FDA Approves First Over-the-Counter Birth Control Pill

Norgestrel is scheduled to hit shelves in early 2024.

Close-up of young woman's hand holding birth control pills

Updated on July 14, 2023.

On July 13, 2023, the U.S. Food and Drug Administration approved the first oral birth control for over-the-counter (OTC) sale. Norgestrel (Opill) is expected to be available in stores and online starting in early 2024 for people of all ages.

“Today’s approval marks the first time a nonprescription daily oral contraceptive will be an available option for millions of people in the United States,” Patrizia Cavazzoni, MD, director of the FDA’s Center for Drug Evaluation and Research said in a statement. “When used as directed, daily oral contraception is safe and is expected to be more effective than currently available nonprescription contraceptive methods in preventing unintended pregnancy.”

How norgestrel works

Norgestrel is a progestin-only tablet, sometimes referred to as a “mini” pill because it doesn’t contain estrogen. Pills that combine progestin and estrogen are popular options in the U.S. but can’t be taken with certain medical conditions. Progestin-only pills are generally considered to have fewer safety issues and not as many potential side effects.

Norgestrel is meant to be taken each day, at around the same time. It is not intended to be used with other hormonal birth control—such as an intrauterine device (IUD) or vaginal ring—and doesn’t prevent sexually transmitted diseases. People with a history of cancer should speak with a healthcare provider (HCP) before using the drug.

Previous to norgestrel’s approval, more than two dozen states put laws into place allowing pharmacists to dispense hormonal birth control over the counter—with a condition. Medication can be obtained directly from a qualified pharmacist rather than having to visit an HCP, but a prescription is still required. Norgestrel’s wide availability will likely eliminate the need for this process.

Support for OTC birth control

The American College of Obstetricians and Gynecologists (ACOG), the premier professional association for OBGYNs in the U.S., supports OTC hormonal contraception with no age restrictions. In its 2019 committee opinion, ACOG noted that procuring a prescription is often an obstacle to contraception use. OTC birth control, however, removes that obstacle, improving accessibility and potentially preventing unintended pregnancies, of which there are an estimated 3 million in the U.S. each year. People with unintended pregnancies are less likely to receive early prenatal care and have a higher risk of preterm delivery, which is linked to health and developmental issues in babies and children.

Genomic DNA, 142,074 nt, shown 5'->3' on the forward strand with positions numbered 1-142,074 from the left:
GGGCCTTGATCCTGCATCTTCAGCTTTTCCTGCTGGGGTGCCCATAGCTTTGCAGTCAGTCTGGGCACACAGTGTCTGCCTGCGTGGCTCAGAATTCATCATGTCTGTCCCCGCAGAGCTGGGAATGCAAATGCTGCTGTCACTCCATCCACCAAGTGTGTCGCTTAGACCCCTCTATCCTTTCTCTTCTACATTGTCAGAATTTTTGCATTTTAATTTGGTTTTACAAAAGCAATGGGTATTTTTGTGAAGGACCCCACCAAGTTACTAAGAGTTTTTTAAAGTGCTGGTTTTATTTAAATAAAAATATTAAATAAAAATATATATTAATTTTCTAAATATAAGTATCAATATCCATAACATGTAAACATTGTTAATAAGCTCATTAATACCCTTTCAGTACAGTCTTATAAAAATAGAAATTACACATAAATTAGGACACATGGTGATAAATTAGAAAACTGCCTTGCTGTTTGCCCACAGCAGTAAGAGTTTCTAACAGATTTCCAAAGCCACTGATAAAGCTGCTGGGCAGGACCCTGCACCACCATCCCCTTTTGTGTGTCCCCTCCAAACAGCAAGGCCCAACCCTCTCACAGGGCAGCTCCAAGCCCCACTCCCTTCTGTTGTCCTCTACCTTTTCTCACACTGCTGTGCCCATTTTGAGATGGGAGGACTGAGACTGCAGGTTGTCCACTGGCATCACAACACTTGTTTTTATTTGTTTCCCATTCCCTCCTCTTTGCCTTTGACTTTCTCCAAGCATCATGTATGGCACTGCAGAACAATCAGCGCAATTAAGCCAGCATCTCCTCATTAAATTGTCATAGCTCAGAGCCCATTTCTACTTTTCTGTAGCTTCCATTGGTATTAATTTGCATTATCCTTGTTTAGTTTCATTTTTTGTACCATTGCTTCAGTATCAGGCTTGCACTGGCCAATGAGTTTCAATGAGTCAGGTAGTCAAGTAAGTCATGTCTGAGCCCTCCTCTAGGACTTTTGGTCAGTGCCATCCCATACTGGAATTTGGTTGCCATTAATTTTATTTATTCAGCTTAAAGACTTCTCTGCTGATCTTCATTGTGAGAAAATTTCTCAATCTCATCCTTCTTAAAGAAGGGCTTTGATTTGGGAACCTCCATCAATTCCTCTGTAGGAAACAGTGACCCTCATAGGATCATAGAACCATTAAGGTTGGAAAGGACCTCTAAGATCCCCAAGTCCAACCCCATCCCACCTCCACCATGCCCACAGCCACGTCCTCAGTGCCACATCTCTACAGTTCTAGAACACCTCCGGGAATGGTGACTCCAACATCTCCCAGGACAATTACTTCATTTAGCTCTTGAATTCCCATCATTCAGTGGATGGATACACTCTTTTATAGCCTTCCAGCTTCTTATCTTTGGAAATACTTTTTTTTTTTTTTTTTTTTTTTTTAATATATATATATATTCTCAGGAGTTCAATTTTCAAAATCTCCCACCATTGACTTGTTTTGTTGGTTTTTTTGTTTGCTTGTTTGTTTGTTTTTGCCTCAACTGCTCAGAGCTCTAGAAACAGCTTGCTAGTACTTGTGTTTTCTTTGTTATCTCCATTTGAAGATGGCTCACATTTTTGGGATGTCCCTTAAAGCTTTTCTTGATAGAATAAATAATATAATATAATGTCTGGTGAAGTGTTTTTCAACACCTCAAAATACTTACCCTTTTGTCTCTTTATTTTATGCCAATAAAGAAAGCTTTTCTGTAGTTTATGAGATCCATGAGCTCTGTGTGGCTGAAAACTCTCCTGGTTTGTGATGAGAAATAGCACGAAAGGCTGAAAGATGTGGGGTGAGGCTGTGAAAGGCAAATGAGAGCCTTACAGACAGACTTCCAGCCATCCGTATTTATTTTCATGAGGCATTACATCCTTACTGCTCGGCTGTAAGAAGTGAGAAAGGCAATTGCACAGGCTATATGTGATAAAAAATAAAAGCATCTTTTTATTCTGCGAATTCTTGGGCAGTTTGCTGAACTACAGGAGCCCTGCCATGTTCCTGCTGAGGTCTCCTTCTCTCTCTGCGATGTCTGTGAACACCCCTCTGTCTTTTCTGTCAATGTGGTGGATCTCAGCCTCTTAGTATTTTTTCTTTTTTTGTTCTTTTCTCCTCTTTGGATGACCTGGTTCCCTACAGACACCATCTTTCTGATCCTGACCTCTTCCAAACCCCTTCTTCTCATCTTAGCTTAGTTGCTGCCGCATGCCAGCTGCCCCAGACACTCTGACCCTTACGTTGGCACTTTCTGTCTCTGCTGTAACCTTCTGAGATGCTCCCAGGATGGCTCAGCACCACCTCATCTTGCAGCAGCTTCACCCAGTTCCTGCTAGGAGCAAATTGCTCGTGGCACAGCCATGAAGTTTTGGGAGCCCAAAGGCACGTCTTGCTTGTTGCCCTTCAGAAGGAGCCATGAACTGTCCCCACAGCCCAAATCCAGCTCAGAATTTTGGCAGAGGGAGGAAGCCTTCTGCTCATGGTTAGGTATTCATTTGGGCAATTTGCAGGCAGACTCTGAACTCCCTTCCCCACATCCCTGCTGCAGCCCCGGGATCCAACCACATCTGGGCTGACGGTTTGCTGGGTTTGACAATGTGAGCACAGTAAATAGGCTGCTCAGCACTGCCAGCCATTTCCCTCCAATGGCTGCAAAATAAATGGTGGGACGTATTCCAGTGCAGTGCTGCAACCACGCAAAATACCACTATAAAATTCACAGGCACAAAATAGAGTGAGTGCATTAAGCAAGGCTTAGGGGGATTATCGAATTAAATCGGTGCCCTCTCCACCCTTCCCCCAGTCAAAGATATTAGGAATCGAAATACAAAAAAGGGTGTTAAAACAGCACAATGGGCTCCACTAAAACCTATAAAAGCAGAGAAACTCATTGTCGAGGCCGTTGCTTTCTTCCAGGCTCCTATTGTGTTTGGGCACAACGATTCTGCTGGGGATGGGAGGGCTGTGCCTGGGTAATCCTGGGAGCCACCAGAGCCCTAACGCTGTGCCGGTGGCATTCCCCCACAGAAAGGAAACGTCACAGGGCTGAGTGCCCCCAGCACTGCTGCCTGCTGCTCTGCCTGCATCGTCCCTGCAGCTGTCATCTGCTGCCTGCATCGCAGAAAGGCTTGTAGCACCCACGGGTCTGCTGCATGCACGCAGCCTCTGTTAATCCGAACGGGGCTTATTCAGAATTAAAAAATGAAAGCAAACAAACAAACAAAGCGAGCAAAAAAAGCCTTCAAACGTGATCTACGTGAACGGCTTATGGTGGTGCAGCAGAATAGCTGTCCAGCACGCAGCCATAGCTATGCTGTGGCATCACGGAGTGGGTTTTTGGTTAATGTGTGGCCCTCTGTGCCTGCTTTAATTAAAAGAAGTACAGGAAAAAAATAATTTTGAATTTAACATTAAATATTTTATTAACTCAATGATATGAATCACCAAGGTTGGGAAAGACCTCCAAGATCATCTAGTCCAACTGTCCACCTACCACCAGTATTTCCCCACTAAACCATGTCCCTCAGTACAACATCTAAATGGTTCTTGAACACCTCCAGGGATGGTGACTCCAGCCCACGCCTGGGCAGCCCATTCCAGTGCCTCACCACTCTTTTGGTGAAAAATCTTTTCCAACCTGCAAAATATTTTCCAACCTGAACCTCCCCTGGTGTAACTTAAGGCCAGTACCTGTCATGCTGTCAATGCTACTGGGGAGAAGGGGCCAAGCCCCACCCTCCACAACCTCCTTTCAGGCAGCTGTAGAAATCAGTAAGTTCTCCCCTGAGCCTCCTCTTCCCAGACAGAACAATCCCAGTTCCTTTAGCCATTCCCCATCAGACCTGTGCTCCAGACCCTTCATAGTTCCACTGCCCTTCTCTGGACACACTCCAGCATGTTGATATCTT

Surveys indicate OTC birth control enjoys public support, as well. To support their 2019 opinion, ACOG cited a national survey of about 2,000 women ages 18 to 44 years old, 62 percent of whom were “strongly” or “somewhat” in its favor. About 37 percent said they were likely to use OTC birth control themselves, too.

Another survey of over 5,000 women published by the Kaiser Family Foundation in 2022 found even stronger support for the idea, with 77 percent favoring OTC birth control if they knew it was safe. Part of the FDA’s norgestrel approval involved obtaining proof that the pill could be taken safely and effectively, without instructions from a healthcare provider.

The importance of continued health screenings

It’s worth keeping in mind that many people access contraceptive prescriptions during regular visits to HCPs. During these visits, it’s common to receive essential preventive care aside from birth control, such as Pap smears, blood pressure checks, vaccinations, and physical exams. 

If you choose to take OTC medications, it’s critical to continue these appointments, which can protect you from illness, identify medical conditions, catch certain issues before they become serious problems, and help you maintain overall good health. Be sure to maintain regularly scheduled wellness appointments with your provider.

Article sources open article sources

U.S. Food and Drug Administration. FDA Approves First Nonprescription Daily Oral Contraceptive. July 13, 2023.
The American College of Obstetricians and Gynecologists. Progestin-Only Hormonal Birth Control: Pill and Injection. Last reviewed August 2022.
The Guttmacher Institute. Pharmacist-Prescribed Contraceptives. Page last reviewed Feb 1, 2023.
Jenna Milliner-Waddell. How to Get Your Birth Control Online. The Strategist: New York Magazine. March 16, 2021.
American Society of Health System Pharmacists. Pharmacists Can Now Prescribe Hormonal Birth Control in 20 States. Page last reviewed Dec 5, 2022. 
The American College of Obstetricians and Gynecologists. Over-the-Counter Access to Hormonal Contraception. Page last reviewed October 2019. 
Long M, Fredriksen B, Ranji U, et al. Interest in Using Over-the-Counter Oral Contraceptive Pills. Kaiser Family Foundation. November 3, 2022. 
California State Board of Pharmacy. Self-Administered Hormonal Contraception Protocol for Pharmacists. 2023.

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